Propaganda and satire in song were rife on both sides of the conflict. Drum and fife kept the armies marching in step.”Yankee Doodle” was originally British satire aimed to break rebel hearts; the Yanks embraced it as their own and it became a massive popular hit. “Hearts of Oak” was another standby, and “A-Taxing We Will Go” was biting satire aimed straight back at the Redcoat cause.

Visual Arts:

The Revolution shook up the world of oil painting, which in earlier Colonial times had tended toward flattering portraits of wealthy patrons and religious themes; settler art was heavily Eurocentric for a long time. John Singleton Copley and Benjamin West were two of the big names painting “narrative history” through a distinctly romanticized lens. 

Out in the countryside, some people made pen-and-ink drawings. But settler folk art tended toward the practical; life was still an enormous logistical challenge, and making a useful table and chairs or bedstead took priority over adornment for adornment’s sake, “The idea was to endow common items and activities with beauty, thus enriching everyday life, what might be termed ‘externally justifiable’ art,” writes Awet Amedechiel at Historycentral.com. “Thus, there were more architects and furniture-makers than painters and sculptors; more almanacs than novels; and more hymns than operas.”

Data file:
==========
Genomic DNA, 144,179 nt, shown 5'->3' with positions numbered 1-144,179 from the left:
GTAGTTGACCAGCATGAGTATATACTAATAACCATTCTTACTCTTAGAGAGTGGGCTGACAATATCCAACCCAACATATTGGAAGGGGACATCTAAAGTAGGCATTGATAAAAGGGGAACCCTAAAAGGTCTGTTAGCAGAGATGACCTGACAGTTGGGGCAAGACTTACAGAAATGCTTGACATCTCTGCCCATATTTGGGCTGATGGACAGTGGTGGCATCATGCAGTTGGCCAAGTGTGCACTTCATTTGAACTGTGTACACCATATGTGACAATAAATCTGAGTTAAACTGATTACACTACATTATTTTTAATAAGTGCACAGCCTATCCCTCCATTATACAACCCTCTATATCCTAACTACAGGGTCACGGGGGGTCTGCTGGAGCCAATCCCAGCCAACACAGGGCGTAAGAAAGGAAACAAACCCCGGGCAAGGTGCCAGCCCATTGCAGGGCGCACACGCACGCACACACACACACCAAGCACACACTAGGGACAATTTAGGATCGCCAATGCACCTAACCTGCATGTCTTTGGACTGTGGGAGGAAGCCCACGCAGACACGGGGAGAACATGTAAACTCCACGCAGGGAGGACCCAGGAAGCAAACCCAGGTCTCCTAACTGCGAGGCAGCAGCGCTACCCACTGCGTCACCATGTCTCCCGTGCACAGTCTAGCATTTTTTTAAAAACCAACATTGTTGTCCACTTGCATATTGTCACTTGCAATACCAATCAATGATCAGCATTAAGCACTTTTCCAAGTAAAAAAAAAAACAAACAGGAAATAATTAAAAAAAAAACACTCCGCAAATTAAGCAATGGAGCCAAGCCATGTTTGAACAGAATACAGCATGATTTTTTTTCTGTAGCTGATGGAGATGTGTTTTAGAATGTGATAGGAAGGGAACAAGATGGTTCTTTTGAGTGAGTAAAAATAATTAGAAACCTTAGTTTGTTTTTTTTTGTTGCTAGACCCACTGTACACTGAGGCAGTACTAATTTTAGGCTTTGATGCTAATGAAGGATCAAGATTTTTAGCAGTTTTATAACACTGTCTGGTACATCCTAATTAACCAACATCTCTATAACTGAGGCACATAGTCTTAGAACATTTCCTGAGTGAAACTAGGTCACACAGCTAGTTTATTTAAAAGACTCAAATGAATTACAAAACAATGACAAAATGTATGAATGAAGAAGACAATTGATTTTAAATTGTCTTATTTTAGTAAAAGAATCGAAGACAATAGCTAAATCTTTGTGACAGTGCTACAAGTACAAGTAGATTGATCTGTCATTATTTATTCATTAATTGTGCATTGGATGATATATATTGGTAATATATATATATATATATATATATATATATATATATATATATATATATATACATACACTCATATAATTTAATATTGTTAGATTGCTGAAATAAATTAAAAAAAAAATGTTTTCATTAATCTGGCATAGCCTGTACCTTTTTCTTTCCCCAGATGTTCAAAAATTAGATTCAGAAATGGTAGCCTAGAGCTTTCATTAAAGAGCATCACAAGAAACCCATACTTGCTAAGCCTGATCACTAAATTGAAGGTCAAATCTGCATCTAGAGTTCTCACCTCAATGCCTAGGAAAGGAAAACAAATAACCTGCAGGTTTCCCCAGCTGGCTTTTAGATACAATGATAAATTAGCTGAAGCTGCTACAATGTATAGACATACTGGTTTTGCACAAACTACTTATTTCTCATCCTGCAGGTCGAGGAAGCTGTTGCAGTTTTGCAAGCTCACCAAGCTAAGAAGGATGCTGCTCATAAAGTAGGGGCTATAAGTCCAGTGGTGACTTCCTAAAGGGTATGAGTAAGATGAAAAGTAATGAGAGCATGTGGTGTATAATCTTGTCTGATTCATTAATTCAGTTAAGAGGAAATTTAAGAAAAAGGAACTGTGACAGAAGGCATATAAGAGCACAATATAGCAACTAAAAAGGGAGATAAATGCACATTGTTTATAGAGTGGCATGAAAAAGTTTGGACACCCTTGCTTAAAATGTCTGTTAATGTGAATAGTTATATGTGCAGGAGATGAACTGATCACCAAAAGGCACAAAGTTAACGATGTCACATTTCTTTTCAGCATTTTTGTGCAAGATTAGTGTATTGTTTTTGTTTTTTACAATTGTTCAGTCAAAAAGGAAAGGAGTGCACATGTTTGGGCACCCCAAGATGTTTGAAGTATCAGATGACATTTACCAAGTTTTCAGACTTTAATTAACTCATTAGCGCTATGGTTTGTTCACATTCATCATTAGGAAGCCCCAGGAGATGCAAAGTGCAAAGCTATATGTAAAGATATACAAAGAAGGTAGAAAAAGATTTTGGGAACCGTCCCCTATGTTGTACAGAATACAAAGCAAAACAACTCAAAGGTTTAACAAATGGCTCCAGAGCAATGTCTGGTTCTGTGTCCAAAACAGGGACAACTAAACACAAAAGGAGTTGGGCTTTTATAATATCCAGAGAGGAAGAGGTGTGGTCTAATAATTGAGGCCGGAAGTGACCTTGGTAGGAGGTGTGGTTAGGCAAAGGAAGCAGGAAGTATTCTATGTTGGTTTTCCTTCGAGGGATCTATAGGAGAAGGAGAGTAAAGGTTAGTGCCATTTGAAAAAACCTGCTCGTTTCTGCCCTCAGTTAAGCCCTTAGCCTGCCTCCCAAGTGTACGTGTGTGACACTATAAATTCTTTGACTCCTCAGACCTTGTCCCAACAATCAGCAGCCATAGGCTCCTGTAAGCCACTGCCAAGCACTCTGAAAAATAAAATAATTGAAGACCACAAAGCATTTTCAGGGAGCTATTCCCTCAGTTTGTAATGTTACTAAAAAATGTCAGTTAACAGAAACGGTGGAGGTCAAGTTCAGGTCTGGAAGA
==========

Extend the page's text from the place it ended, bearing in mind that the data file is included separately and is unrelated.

The North American Indians had been here a while, of course. They too tended toward the practical, producing pots, blankets, baskets, clothing. tools and hunting gear that blended utility, beauty and symbolism. Making things and music were community ritual, with a strong spiritual and philosophical component expressed through form and decorative adornment alike.

Lenape basket & tools

Political cartooning came into its own in the struggle for independence; New York City was a hotbed of illustrated quipsters. Gems like “Poor old England endeavoring to reclaim his wicked children” and “Tory’s day of judgment,” featuring a Brit hoisted aloof by the seat of his pants by rebels while the Dutch sip rum and look on, were the memes of their day. Perhaps the most viral of the bunch was a chopped-up snake captioned “JOIN, or DIE.” Sly meme-maker Ben Franklin first published the woodblock print in 1754, as commentary on the French and Indian War, it would be repurposed and repopularized during the Revolution.

Words:

Franklin, a mixed bag if ever there was, was the very definition of the old line “never aggravate a man who owns a printing press.”  He published and circulated a perpetual flow of material pointing out what he considered the lunacy of one British policy after another. Rebels adored him. The British probably thought of him the way the present-day left thinks of Sean Hannity.

Playwright Mercy Otis Warren  penned some of the better-known satirical dramas of her day; her first was published anonymously, and even her later stuff, though widely read, was almost never performed. 

One of the most admired poets of the Revolutionary era was an enslaved woman of color kidnapped from West Africa to Boston, Phillis Wheatley. “In every human breast,” she wrote, “God has implanted a Principle, which we call Love of Freedom.”